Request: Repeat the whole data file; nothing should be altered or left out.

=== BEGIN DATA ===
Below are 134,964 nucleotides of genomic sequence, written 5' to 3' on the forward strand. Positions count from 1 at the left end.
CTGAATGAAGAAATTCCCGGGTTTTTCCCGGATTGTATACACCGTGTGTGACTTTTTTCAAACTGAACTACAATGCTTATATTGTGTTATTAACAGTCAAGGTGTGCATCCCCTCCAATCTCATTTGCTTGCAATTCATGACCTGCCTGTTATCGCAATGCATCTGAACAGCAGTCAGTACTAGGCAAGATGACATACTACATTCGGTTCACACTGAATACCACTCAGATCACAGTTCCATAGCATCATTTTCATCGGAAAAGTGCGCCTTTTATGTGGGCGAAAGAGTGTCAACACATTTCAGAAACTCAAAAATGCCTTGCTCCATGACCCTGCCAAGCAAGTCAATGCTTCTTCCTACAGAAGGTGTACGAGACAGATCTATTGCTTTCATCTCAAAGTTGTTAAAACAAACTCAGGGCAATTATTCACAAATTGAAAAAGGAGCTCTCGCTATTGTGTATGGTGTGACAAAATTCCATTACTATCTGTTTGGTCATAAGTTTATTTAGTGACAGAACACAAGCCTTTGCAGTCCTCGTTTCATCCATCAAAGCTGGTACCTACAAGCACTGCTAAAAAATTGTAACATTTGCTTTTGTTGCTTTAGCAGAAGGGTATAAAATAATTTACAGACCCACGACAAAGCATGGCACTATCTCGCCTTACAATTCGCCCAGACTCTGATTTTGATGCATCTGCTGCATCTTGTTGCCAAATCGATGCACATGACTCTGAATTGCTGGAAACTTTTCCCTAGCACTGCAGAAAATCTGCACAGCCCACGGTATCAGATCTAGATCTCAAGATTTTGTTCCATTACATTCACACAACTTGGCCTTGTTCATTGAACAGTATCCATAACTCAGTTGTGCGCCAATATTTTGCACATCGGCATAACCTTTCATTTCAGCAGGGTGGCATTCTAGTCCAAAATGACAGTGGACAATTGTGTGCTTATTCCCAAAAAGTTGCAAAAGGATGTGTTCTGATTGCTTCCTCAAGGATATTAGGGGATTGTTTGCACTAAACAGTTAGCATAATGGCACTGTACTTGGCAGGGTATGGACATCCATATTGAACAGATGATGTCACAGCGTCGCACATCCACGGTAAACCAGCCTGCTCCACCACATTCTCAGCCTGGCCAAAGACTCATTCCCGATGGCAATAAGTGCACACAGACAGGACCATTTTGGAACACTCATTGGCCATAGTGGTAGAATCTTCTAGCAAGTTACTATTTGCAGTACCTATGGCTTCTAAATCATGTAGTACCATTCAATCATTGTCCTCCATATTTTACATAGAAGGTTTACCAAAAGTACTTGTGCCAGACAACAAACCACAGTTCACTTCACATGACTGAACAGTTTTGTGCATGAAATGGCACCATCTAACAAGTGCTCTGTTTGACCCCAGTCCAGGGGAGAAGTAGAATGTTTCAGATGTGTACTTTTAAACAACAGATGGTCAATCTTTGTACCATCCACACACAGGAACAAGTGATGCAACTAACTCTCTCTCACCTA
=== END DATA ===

Below are 134,964 nucleotides of genomic sequence, written 5' to 3' on the forward strand. Positions count from 1 at the left end.
CTGAATGAAGAAATTCCCGGGTTTTTCCCGGATTGTATACACCGTGTGTGACTTTTTTCAAACTGAACTACAATGCTTATATTGTGTTATTAACAGTCAAGGTGTGCATCCCCTCCAATCTCATTTGCTTGCAATTCATGACCTGCCTGTTATCGCAATGCATCTGAACAGCAGTCAGTACTAGGCAAGATGACATACTACATTCGGTTCACACTGAATACCACTCAGATCACAGTTCCATAGCATCATTTTCATCGGAAAAGTGCGCCTTTTATGTGGGCGAAAGAGTGTCAACACATTTCAGAAACTCAAAAATGCCTTGCTCCATGACCCTGCCAAGCAAGTCAATGCTTCTTCCTACAGAAGGTGTACGAGACAGATCTATTGCTTTCATCTCAAAGTTGTTAAAACAAACTCAGGGCAATTATTCACAAATTGAAAAAGGAGCTCTCGCTATTGTGTATGGTGTGACAAAATTCCATTACTATCTGTTTGGTCATAAGTTTATTTAGTGACAGAACACAAGCCTTTGCAGTCCTCGTTTCATCCATCAAAGCTGGTACCTACAAGCACTGCTAAAAAATTGTAACATTTGCTTTTGTTGCTTTAGCAGAAGGGTATAAAATAATTTACAGACCCACGACAAAGCATGGCACTATCTCGCCTTACAATTCGCCCAGACTCTGATTTTGATGCATCTGCTGCATCTTGTTGCCAAATCGATGCACATGACTCTGAATTGCTGGAAACTTTTCCCTAGCACTGCAGAAAATCTGCACAGCCCACGGTATCAGATCTAGATCTCAAGATTTTGTTCCATTACATTCACACAACTTGGCCTTGTTCATTGAACAGTATCCATAACTCAGTTGTGCGCCAATATTTTGCACATCGGCATAACCTTTCATTTCAGCAGGGTGGCATTCTAGTCCAAAATGACAGTGGACAATTGTGTGCTTATTCCCAAAAAGTTGCAAAAGGATGTGTTCTGATTGCTTCCTCAAGGATATTAGGGGATTGTTTGCACTAAACAGTTAGCATAATGGCACTGTACTTGGCAGGGTATGGACATCCATATTGAACAGATGATGTCACAGCGTCGCACATCCACGGTAAACCAGCCTGCTCCACCACATTCTCAGCCTGGCCAAAGACTCATTCCCGATGGCAATAAGTGCACACAGACAGGACCATTTTGGAACACTCATTGGCCATAGTGGTAGAATCTTCTAGCAAGTTACTATTTGCAGTACCTATGGCTTCTAAATCATGTAGTACCATTCAATCATTGTCCTCCATATTTTACATAGAAGGTTTACCAAAAGTACTTGTGCCAGACAACAAACCACAGTTCACTTCACATGACTGAACAGTTTTGTGCATGAAATGGCACCATCTAACAAGTGCTCTGTTTGACCCCAGTCCAGGGGAGAAGTAGAATGTTTCAGATGTGTACTTTTAAACAACAGATGGTCAATCTTTGTACCATCCACACACAGGAACAAGTGATGCAACTAACTCTCTCTCACCTA